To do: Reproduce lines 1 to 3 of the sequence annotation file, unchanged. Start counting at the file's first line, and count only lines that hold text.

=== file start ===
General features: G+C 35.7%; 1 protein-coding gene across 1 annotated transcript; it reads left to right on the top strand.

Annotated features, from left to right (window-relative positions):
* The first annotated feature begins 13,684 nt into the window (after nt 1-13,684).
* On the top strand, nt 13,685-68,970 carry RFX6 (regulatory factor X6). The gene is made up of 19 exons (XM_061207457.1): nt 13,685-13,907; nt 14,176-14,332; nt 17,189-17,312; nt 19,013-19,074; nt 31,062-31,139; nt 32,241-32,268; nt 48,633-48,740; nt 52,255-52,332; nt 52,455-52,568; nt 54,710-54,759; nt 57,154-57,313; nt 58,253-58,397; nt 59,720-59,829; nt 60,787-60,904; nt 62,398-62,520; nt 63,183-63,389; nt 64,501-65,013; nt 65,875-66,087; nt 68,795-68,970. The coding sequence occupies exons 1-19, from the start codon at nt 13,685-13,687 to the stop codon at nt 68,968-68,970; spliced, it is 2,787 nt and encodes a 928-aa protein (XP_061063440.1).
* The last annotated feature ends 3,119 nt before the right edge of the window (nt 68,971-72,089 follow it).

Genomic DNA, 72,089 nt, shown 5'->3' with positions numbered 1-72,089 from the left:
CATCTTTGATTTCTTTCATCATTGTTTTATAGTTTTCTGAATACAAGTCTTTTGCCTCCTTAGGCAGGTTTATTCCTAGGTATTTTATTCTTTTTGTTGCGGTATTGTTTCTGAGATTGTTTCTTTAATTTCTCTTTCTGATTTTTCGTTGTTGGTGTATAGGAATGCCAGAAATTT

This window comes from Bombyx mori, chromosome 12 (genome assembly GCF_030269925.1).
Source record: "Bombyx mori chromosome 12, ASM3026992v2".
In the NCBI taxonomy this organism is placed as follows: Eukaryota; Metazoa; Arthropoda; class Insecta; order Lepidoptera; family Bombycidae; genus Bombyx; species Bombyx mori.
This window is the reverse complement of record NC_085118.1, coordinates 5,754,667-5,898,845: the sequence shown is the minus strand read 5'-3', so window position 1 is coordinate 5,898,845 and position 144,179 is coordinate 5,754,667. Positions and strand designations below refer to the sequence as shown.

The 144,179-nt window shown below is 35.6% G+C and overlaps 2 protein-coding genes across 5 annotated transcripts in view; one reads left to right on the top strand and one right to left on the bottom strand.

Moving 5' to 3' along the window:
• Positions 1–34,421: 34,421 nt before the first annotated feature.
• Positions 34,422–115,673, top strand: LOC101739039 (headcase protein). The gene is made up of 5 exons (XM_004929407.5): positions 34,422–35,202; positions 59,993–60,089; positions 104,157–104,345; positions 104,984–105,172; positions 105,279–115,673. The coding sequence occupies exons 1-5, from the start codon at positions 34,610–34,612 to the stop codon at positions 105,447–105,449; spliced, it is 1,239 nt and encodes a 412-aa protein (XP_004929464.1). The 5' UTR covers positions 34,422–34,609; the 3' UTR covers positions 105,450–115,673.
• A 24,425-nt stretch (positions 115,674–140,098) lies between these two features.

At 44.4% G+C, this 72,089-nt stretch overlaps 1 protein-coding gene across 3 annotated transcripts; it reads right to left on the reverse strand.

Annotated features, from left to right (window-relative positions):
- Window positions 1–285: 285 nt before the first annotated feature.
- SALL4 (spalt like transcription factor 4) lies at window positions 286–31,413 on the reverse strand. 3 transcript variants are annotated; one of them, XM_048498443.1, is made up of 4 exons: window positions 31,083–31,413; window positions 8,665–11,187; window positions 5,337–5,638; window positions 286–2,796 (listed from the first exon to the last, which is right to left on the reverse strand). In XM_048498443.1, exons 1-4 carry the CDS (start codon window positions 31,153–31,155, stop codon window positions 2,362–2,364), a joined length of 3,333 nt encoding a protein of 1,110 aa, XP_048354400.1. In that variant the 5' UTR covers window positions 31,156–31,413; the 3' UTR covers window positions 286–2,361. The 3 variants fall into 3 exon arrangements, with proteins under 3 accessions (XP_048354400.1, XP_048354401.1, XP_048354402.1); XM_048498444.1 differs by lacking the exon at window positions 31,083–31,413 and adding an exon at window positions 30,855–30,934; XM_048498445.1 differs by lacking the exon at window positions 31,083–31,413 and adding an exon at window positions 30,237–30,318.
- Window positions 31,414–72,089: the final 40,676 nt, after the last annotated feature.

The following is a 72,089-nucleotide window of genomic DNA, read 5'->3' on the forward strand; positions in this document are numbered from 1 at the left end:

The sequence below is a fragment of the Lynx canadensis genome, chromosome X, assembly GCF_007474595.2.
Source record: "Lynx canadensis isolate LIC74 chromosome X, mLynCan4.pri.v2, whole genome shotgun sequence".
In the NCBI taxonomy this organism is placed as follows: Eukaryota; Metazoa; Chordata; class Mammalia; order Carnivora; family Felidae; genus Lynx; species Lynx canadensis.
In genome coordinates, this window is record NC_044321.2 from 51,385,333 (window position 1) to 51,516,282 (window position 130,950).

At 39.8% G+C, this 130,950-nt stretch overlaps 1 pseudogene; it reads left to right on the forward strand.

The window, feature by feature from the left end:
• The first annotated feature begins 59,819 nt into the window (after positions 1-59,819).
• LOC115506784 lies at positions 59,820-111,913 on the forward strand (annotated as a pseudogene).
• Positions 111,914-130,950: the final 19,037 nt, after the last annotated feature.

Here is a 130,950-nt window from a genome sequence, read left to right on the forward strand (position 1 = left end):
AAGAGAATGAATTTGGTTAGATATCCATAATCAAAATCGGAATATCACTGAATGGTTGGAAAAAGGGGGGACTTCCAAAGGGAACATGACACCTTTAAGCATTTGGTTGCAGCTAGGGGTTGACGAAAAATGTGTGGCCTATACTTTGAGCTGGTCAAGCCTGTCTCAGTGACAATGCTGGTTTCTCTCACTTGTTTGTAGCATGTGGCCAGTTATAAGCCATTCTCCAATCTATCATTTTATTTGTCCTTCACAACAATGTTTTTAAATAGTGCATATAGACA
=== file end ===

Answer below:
General features: G+C 35.7%; 1 protein-coding gene across 1 annotated transcript; it reads left to right on the top strand.

Annotated features, from left to right (window-relative positions):
* The first annotated feature begins 13,684 nt into the window (after nt 1-13,684).